On a trip to Washington, he rings Missy up for dinner. Love bloomed, and for 41 years, they have had a life filled with raising two kids, traveling, adventure, and collecting what they love. Missy’s mother was Russian, and her father was an American raised in France. When you are growing up with parents posted to every nook and cranny of the world and immersed in the treasures of each country, collecting beautiful items becomes second nature. Michael has had a love of books since he could read and did the usual collecting of baseball cards and coins as a boy. You can see this was indeed a match made in heaven.
When they were ready to move to a larger home in Dallas 23 years ago, Missy hopped on her bike and rode around the neighborhood they loved. She spotted this 1930s traditional Colonial, knocked on the door, and asked the owner to sell it to her. It turned out their daughters were both in the same class at Hockaday. What do they say about no coincidences in life? The owner said,” Find me a house, and I’ll sell this one to you!” She immediately rang up Sandy Petruska and said please find this woman a house which, of course, Sandy did in record time.
Missy set about making this home into the non-traditional Colonial of her dreams.
“We never considered demolishing it and starting over,” Missy said. “We wanted to respect the house and bring it back to its glory days.” They added a great room in 2010 with a bookcase that runs the length of the room to accommodate Michael’s collection of over 4,000 books. The upstairs of the original part of the home was next on the list, and the rest of the new addition was completed in the past few years.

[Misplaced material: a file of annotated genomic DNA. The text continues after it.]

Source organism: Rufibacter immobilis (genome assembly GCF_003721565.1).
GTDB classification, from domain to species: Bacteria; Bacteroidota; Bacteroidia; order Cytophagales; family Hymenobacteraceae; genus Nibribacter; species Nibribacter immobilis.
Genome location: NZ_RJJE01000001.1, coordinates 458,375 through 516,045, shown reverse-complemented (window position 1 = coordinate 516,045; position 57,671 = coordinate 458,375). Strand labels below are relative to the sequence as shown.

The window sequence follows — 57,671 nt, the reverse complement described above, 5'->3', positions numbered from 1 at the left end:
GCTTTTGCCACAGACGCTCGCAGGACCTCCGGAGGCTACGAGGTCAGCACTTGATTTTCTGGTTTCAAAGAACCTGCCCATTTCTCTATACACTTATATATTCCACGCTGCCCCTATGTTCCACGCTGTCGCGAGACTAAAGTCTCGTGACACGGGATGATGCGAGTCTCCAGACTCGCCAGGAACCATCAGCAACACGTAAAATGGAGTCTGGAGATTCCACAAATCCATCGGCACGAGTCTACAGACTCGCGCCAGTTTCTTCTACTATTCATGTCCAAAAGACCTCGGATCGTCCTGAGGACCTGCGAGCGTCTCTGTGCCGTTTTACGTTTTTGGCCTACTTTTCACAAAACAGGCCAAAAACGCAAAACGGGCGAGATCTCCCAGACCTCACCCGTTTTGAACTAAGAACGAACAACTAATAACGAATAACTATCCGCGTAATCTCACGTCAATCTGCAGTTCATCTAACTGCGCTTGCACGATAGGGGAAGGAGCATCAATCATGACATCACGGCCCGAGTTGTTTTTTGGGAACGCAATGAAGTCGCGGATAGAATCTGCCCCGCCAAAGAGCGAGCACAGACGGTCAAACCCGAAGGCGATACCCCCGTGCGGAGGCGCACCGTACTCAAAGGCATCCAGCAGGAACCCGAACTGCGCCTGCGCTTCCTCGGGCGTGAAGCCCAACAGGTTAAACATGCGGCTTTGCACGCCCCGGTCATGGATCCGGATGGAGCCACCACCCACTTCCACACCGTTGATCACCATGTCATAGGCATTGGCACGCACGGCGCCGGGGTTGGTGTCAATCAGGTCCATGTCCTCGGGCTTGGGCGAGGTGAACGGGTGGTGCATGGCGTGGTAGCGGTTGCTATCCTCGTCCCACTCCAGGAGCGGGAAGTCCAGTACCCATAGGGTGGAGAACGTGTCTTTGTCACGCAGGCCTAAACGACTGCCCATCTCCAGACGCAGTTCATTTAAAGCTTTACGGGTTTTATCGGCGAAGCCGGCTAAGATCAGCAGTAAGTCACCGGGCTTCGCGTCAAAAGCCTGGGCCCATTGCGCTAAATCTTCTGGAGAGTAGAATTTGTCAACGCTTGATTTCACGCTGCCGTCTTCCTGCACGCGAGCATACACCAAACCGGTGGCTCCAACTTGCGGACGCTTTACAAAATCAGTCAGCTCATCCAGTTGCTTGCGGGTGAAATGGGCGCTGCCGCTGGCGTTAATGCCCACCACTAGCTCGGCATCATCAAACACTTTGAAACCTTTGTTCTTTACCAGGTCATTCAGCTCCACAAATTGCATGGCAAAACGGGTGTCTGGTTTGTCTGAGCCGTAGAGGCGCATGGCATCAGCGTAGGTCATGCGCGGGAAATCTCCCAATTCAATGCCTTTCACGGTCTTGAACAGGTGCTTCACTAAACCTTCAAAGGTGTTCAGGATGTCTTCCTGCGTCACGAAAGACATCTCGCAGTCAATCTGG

Missy began the first steps in the home’s transformation with paint and tiles left over from the Sheppard King Mansion. We all know it now as The Mansion on Turtle Creek. When Michael stumbled upon crates of tile at an antique store on McKinney years ago, he snapped them up.
“There was a letter with the boxes,” Michael said. “Charles Dilbeck had bought the shipment intended for the mansion as it arrived after completion. He planned to use them in his own home but never got around to it. We had 70 crates of these tiles, numbered on the back.”
Missy started laying them in the kitchen, which is no ordinary kitchen. It is a massive, 33-foot-high, vaulted-and-beamed room with one wall tiled entirely in an Italian flower bouquet mosaic. The room has possibly the longest Marmara marble countertops I’ve ever seen, topping custom-made cabinetry inlaid with brass.
The non-traditional Colonial house is now 7,093 square feet with five bedrooms, six bathrooms, and two powder baths. There are three secret doors. One is to the principal suite with a bathroom that looks like it should be in The World of Interiors Magazine. If it were not for the Victoria+Albert Bateau free-standing tub, you would never know it was a bathroom.
“This house is our life lived,” Missy said. “In every glance, you are transported back to a wonderful memory.”
Everywhere you turn in this non-traditional Colonial, there is a story, a memory, and a treasure. Even though the collections will go with Michael and Missy, they leave behind a house replete with architectural wow factors and so many cozy and intimate spots to read, think, and dream.
Courtney Petruska of Dave Perry-Miller Real Estate listed 6207 Lakehurst today for $4 million.